Peter Corcoran

National University of Ireland, GalwayIreland

Peter Corcoran received the BAI (Electronic Engineering) and BA (Math’s) degrees from Trinity College Dublin in 1984. He continued his studies at TCD and was awarded a Ph.D. in Electronic Engineering for research work in the field of Dielectric Liquids. In 1986 he was appointed to a lectureship in Electronic Engineering at the National University of Ireland Galway. He is currently vice-dean in the College of Engineering & Informatics at NUI, Galway. His research interests include embedded systems applications, home networking, digital imaging, pattern recognition, face & fingerprint biometrics, smart grid and wired and wireless networking technologies. He was technical and conference chair of the IEEE International Conference on Consumer Electronics (ICCE) in 2010 and 2011 respectively. He is also editor of the IEEE Consumer Electronics Society newsletter and Editor-in-Chief of the newly launched (2012) IEEE Consumer Electronics Magazine. Peter is also a co-founder of FotoNation, a leading OEM supplier of in-camera image processing and analysis software, including embedded solutions for red-eye detection & correction and face tracking and recognition. Fotonation is now part of the Imaging and Optics division of Tessera Technologies. He is author of more than 200 technical publications and co-inventor on more than 100 granted US patents. He is a Fellow of the IEEE.

1books edited

Latest work with IntechOpen by Peter Corcoran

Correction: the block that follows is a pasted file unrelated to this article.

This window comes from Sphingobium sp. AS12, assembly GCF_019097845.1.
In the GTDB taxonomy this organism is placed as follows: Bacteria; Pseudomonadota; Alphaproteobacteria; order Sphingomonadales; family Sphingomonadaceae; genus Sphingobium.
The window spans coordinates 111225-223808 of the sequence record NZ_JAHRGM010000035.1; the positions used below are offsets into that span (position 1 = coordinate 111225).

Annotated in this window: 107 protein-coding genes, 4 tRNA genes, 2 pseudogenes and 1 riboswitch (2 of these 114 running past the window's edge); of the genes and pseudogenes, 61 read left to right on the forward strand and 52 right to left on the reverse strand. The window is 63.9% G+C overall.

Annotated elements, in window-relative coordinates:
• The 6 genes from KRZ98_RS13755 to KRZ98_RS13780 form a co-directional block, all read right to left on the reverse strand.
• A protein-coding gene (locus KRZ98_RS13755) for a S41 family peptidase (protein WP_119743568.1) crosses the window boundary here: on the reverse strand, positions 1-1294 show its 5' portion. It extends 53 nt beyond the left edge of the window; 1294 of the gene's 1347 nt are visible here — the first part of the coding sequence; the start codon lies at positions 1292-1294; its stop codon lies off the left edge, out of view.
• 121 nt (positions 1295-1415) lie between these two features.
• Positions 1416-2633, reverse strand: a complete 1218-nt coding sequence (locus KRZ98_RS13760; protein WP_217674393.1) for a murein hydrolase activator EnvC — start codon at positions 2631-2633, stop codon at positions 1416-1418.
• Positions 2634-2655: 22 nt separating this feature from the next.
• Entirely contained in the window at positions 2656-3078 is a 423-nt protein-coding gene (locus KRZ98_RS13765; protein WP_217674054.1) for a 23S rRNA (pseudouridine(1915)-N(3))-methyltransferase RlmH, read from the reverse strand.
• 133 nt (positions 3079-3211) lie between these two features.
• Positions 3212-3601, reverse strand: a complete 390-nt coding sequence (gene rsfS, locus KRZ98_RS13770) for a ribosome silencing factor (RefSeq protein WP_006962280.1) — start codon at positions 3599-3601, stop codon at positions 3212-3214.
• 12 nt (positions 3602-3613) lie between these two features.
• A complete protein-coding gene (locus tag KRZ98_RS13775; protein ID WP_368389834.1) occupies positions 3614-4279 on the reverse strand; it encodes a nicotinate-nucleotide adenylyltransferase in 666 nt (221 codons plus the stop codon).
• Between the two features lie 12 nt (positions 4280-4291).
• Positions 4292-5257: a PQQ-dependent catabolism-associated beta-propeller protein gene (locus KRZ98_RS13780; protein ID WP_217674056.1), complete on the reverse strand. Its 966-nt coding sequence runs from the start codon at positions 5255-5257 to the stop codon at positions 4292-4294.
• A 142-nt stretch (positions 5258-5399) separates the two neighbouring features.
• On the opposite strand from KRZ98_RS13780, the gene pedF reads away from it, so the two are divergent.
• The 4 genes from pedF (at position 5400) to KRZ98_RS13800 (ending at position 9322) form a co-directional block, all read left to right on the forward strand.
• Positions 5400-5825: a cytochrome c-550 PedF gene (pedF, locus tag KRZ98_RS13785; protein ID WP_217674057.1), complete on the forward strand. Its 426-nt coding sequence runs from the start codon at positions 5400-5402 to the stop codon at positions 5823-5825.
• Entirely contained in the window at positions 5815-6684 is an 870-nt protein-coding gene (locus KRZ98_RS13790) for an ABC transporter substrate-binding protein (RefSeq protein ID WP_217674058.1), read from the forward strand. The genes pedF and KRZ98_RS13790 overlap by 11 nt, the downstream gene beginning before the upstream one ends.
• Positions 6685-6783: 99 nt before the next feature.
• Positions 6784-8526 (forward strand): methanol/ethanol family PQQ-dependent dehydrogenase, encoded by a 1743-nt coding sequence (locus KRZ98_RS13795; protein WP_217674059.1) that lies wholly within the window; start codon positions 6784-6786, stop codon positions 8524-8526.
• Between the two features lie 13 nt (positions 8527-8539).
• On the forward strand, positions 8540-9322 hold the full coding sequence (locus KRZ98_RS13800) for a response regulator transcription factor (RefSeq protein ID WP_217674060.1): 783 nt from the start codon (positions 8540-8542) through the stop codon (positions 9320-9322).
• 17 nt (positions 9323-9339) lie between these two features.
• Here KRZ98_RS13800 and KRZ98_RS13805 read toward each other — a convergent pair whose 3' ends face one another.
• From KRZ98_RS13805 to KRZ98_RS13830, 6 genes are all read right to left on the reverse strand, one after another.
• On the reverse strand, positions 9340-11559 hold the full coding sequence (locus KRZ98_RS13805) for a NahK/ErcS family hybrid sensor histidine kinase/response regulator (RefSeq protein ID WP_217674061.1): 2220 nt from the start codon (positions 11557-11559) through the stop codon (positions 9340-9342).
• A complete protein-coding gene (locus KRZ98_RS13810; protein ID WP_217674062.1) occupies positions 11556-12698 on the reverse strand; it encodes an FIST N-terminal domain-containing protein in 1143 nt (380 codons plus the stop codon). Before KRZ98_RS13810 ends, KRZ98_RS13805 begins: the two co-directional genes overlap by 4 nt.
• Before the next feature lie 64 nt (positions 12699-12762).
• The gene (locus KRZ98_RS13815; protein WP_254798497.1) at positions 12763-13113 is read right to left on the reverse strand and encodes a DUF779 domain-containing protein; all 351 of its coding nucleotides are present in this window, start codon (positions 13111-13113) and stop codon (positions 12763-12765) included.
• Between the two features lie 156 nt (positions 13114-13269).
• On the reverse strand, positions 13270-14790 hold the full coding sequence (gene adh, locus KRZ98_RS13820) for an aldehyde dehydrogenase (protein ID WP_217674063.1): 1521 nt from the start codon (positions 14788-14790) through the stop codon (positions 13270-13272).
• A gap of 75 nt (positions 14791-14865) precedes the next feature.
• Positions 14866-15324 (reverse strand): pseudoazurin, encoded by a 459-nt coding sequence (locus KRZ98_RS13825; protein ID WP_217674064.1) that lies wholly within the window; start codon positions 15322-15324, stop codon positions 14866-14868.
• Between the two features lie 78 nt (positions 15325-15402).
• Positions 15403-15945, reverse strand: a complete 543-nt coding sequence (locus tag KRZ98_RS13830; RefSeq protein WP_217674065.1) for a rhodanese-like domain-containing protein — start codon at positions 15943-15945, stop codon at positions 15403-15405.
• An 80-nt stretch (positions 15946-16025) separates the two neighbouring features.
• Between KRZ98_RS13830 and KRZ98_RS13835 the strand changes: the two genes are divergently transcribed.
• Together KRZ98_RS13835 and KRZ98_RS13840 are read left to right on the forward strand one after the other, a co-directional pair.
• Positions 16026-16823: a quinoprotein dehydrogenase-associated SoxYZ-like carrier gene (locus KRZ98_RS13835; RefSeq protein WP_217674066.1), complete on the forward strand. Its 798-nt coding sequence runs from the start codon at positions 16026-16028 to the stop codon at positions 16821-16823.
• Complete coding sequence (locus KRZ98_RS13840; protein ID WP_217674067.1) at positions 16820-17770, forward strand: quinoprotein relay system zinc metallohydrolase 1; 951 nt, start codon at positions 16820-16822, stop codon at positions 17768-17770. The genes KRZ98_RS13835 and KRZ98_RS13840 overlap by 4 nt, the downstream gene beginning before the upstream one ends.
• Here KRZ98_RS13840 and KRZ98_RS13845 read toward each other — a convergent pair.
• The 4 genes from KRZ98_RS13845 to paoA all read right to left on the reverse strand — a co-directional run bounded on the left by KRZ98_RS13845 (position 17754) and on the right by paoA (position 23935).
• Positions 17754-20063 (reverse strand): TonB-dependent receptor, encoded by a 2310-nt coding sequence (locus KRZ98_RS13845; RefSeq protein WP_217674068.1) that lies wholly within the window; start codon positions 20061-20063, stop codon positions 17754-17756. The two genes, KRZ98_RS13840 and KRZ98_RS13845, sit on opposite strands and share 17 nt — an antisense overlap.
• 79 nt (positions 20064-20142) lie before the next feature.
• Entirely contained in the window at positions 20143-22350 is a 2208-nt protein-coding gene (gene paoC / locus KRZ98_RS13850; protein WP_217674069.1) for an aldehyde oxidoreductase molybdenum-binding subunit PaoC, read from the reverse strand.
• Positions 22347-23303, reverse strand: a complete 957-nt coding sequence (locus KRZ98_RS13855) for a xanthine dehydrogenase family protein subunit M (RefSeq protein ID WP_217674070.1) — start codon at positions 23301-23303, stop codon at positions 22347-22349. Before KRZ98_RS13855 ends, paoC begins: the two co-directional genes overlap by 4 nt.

As a baby one of our earliest stimuli is that of human faces. We rapidly learn to identify, characterize and eventually distinguish those who are near and dear to us. We accept face recognition later as an everyday ability. We realize the complexity of the underlying problem only when we attempt to duplicate this skill in a computer vision system. This book is arranged around a number of clustered themes covering different aspects of face recognition. The first section on Statistical Face Models and Classifiers presents reviews and refinements of some well-known statistical models. The next section presents two articles exploring the use of Infrared imaging techniques and is followed by few articles devoted to refinements of classical methods. New approaches to improve the robustness of face analysis techniques are followed by two articles dealing with real-time challenges in video sequences. A final article explores human perceptual issues of face recognition.

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